My methods for black and white photography processing, for example, aren’t for those of you who want fast and good but uniform results, but they are for all of you who want to understand why black and white post processing should be a process that should be highly individual, tailored to the needs of the individual artist, aimed at isolating and controlling every little detail and every subtle gradation in a black and white photograph. Driven by a personal vision that shouldn’t be limited by a computer algorithm that gives you quick and uniform results. When you aim to create fine art photography, it requires more, far more than that. I will explain why I do what I do, and how I do what I do, without any restrictions. Instead of asking yourself, what can my tools create for me, you should ask yourself, what do I want to create, FREELY, without any limitations imposed by the tools you’re using. Tools like software plugins should help you express your artistic vision, not limit you. Here at BW/Vision we aim to give you the tools, the understanding and the confident knowledge, to create anything you could possibly imagine.
WHO WRITES THE TUTORIALS
The majority of our tutorials have been written by owner and founder of BW/Vision, Joel Tjintjelaar, based on his own experience and knowledge. The black and white method that Joel presents and propagates for example, is different than what’s being taught in general. Joel developed an own method, called iSGM2.0, to achieve the results you will see in his photographs. The main difference is that most methods and plug-ins for B&W conversion involve global changes and depend heavily on the original color information to translate a color to a specific tone. The iSGM2.0 method is about isolating and controlling light and shapes to enable very localized changes and only partly based on the original color information. But largely based on the initial impression the artist had of a given scene and intensities of light.
Joel Tjintjelaar – BWvision.com Owner and Founder, B&W fine art photographer/ educator/ writer.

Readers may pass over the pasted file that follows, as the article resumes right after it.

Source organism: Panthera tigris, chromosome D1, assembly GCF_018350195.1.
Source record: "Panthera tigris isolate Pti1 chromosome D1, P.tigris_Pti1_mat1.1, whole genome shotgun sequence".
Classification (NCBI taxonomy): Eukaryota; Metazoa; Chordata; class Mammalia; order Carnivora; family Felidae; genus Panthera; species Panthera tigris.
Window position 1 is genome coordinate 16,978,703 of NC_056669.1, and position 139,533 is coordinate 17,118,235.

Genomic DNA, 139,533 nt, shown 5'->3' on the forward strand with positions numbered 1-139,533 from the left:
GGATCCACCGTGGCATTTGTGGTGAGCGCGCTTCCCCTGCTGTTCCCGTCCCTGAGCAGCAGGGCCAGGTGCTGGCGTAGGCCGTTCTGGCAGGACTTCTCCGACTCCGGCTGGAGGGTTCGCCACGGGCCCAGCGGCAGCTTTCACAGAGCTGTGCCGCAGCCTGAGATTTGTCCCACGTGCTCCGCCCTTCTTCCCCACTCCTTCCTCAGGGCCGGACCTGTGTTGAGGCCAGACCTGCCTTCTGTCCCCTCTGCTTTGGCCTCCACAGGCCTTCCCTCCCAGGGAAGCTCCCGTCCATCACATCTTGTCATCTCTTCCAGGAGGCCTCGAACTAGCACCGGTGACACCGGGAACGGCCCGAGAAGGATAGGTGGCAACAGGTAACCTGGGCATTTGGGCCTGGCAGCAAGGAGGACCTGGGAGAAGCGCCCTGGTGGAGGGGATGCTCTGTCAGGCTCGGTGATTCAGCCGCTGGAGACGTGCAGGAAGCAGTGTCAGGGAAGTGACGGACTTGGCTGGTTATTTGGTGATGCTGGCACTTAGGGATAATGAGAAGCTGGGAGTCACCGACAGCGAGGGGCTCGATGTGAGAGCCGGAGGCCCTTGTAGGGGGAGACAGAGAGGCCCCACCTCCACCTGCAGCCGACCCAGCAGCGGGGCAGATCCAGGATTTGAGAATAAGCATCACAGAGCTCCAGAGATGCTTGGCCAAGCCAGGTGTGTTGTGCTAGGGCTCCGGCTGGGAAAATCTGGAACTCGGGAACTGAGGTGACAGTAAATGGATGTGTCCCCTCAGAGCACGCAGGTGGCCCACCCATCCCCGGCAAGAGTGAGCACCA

ABOUT JOEL TJINTJELAAR / OWNER AND FOUNDER BW/VISION
Joel Tjintjelaar is a black and white photographer, author and educator who teaches workshops on black and white and fine art photography, architectural photography and long exposure photography, around the world. Born in Jakarta and moved to the Netherlands as a young boy, Joel calls the world his home, not so much the country he lives in. Having aspired for the more artistic professions like architecture, music and writing from an early age, Joel ended up studying Criminal law and working in the IT for many years to make a living. This, however, could never suppress his needs for creative expression, and photography was his preferred way of meeting those needs. For Joel photography didn’t stop with just clicking the shutter. That was just a necessary part of an approach to photography and art that also encompasses a specific way of black and white post processing in the digital darkroom. He developed his own signature method of post processing that has been adopted by many of his students and followers around the world, to not only create beauty but also communicate emotions. His love for writing is reflected in the many tutorials and essays he wrote on photography and how art can be created with that medium.
Joel is also the co-author with Julia Anna Gospodarou of the 424 pages eBook From Basics to Fine Art – Black and White Photography – architecture and beyond released in 2014.
Here’s just an example of what others say about the book. In this case George DeWolfe:
“Outside of Ansel Adams’ Basic Photo Series, From Basic to Fine Art, by Joel Tjintjelaar and Julia Anna Gospodarou, is the best book on B&W photography written in the last 40 years.”
– George DeWolfe – Fine Art Photographer, Instructor & Writer (Luminous Landscape.com)